A Brief History of Stage Photography

A set of photographs documenting a single production resembles a photo essay– the images follow one another along the timeline of a play’s performance, and through the lighting design, costumes and the actors’ faces, the ambience and feeling of the play comes through. As part of an effort to digitize the catalog of Jerry Vezzuso’s stage photographs, I gently handle and scan each oversize color print that documented the plays and performances at La MaMa E.T.C in the 70s and 80s. Photographs made by the theater’s resident stage photographers play several overlapping roles: They document singular moments in a durational, collaborative work for the stage, they appear in critics’ reviews and continue to be studied by scholars, and they are also beautifully composed images in themselves. But how do they fit in the larger history of the use of photography in the theater? How did we end up documenting the dynamic nature of theater with still photographs?

There is a small amount of scholarship on the history of theater photography. The terms used to describe photographs that depicted actors on stage mid-production might include “stage photography,” “production photography,” and “performance photography.” Theater photography is often treated as a small part of the larger history of photography, which traces the development of photographic processes through the nineteenth and twentieth centuries. Theater photographs usually make an appearance in these histories in the form of actors’ carte-de-visite portraits. There are a handful of out-of-print or untranslated histories of theater photography, including Chantal Meyer-Plantureux’s L’Histoire de la Photographie de Théâtre (1992).

Several scholars, including David Mayer and Bruno Forment, have published academic articles studying the relationship between Victorian theater and early photography. By the time contemporary stage photographer Peter Moore was interviewed by theater scholar Ronald Argelander about the technical points and challenges of contemporary photo-documentation in the latter half of the twentieth century, the form of stage photography that we are familiar with today had become a common practice, with methods developed ad-hoc out of necessity, and as the technology developed.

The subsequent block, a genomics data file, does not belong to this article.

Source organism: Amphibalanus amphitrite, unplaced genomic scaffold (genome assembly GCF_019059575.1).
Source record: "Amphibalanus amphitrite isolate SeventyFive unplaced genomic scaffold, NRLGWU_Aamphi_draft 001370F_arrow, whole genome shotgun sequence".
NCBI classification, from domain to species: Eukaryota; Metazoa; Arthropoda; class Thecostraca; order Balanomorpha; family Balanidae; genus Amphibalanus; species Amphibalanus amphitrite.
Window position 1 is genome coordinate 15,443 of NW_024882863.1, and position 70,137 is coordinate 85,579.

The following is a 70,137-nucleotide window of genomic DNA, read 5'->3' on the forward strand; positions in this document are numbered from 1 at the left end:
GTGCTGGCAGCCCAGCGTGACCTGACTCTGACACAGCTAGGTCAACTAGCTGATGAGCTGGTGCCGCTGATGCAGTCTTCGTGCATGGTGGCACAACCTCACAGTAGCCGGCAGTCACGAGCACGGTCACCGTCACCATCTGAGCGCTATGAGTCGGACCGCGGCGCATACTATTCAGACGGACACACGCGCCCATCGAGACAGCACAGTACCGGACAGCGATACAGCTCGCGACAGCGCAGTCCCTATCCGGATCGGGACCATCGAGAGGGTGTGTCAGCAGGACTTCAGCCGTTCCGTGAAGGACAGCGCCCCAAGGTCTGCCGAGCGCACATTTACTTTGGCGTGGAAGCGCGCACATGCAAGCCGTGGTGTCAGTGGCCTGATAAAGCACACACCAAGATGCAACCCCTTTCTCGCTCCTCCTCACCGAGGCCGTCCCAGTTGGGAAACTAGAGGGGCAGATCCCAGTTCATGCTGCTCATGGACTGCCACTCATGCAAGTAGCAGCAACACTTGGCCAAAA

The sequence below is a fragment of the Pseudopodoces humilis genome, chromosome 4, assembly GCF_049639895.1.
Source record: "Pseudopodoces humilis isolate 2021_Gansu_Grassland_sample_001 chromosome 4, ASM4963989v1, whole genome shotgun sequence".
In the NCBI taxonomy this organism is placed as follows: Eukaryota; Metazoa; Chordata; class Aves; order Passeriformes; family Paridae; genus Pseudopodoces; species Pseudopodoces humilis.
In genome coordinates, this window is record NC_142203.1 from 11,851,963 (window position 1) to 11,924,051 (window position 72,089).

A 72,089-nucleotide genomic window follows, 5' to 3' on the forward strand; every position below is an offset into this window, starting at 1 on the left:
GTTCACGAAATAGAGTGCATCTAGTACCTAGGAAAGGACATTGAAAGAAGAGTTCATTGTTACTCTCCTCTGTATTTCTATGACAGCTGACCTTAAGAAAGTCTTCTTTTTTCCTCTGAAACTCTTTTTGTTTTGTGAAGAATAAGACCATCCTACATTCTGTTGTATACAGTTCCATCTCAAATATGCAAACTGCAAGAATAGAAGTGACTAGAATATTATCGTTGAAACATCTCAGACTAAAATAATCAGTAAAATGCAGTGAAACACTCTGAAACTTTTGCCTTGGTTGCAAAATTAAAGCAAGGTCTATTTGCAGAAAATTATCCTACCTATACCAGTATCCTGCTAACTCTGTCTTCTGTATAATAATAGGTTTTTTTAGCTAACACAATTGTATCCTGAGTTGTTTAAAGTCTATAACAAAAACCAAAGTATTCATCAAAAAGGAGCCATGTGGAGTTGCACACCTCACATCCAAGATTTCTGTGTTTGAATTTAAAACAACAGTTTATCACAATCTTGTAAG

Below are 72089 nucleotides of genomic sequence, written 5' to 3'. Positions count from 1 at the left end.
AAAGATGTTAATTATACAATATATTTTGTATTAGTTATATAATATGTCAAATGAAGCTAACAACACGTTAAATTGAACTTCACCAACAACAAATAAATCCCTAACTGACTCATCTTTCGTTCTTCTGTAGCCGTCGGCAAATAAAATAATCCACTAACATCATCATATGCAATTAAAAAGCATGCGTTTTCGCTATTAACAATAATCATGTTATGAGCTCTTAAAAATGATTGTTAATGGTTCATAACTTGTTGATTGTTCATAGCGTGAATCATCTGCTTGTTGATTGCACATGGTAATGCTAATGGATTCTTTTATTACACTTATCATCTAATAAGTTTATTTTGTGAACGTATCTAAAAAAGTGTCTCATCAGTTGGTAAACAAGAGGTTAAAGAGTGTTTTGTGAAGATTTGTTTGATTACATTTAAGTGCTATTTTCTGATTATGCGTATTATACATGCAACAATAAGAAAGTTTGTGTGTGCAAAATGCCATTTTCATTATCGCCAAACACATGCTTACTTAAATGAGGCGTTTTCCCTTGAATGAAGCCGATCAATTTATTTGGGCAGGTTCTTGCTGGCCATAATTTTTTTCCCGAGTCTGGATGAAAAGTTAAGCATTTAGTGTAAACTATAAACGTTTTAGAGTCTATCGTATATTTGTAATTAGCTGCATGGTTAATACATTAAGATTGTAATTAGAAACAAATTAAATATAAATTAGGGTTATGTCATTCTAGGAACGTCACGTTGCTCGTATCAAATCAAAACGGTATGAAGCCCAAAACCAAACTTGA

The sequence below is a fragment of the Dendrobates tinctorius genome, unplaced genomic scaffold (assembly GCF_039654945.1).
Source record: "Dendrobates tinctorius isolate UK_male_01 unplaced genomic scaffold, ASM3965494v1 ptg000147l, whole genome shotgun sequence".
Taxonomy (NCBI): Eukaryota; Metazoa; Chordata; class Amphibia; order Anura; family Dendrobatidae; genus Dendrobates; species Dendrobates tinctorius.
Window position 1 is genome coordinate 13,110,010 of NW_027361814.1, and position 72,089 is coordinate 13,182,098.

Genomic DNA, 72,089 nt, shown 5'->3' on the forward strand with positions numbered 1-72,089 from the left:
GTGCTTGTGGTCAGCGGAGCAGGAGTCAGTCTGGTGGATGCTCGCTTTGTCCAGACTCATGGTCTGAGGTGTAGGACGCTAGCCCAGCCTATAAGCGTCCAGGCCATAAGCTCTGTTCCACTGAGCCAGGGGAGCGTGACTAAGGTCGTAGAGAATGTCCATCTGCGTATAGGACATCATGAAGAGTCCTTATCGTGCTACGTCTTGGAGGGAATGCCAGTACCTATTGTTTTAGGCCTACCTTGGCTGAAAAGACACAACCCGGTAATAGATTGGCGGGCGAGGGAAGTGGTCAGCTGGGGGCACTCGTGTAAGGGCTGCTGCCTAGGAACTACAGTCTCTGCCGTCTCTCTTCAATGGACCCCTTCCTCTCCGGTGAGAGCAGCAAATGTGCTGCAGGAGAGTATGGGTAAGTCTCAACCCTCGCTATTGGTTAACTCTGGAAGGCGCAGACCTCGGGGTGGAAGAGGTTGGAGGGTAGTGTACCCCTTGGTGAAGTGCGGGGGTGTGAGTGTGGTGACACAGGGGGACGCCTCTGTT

Production photograph by Jerry Vezzuso depicting “Blue Margaritas” (1987)

In “Quote the Words To Prompt the Attitudes”: The Victorian Performer, the Photographer, And the Photograph, David Mayer describes the burgeoning relationship between the theater industry and the photography industry. Resident theater photographers made photographs of actors posed in a studio, which looked similar to what we know today as publicity photos. Actors also brought their costumes to independent photo studios to have portraits made. These images were less expensive than paintings, allowing the middle classes to consume these mass-printed pictures as a new part of an old pastime, going to the theater. They are examples of photography in relation to the theater in European and American culture, but they were not photographs of a performance on the stage.

Production photograph by Georges Mareschal and Georges Balagny depicting “La Chatte Blanche” (1887)

In Bruno Forment’s article on 19th century stage photographs, Reconnecting the Romantic Opera Repertoire: The Forgotten Stage Photographs of the Grand Théâtre de Gand, he notes the challenges photographers faced in their work process while making some of the first production photographs. With the innovation of faster exposure times, more portable materials, and chemical developers, photographs could be made in the theater during performances. However, in dark theaters, the use of flashbulbs was limited due to their flammability and the smoke they produced, and long exposures of several seconds had to be timed well to capture actors during a pause mid-action. Mayer dates the first stage photograph to 1887: taken by photographers Georges Mareschal and Georges Baragny, the image shows the stage during a performance of La Chatte Blanche in Paris. Baragny had used a gelatin-coated paper he developed, called pellicle paper. The theater in which the photograph was taken, the Théâtre du Châtelet, was likely the only theater in which stage photography was possible in the late nineteenth century– the theater manager had outfitted the stage with the latest electric arc lights. Within decades, the emergence of faster, more reliable, more sensitive camera equipment and film made photography in the theater, in the midst of performance, easier and less intrusive.

Production photograph by Jerry Vezzuso depicting “Damnee Manon, Sacree Sandra” (1983)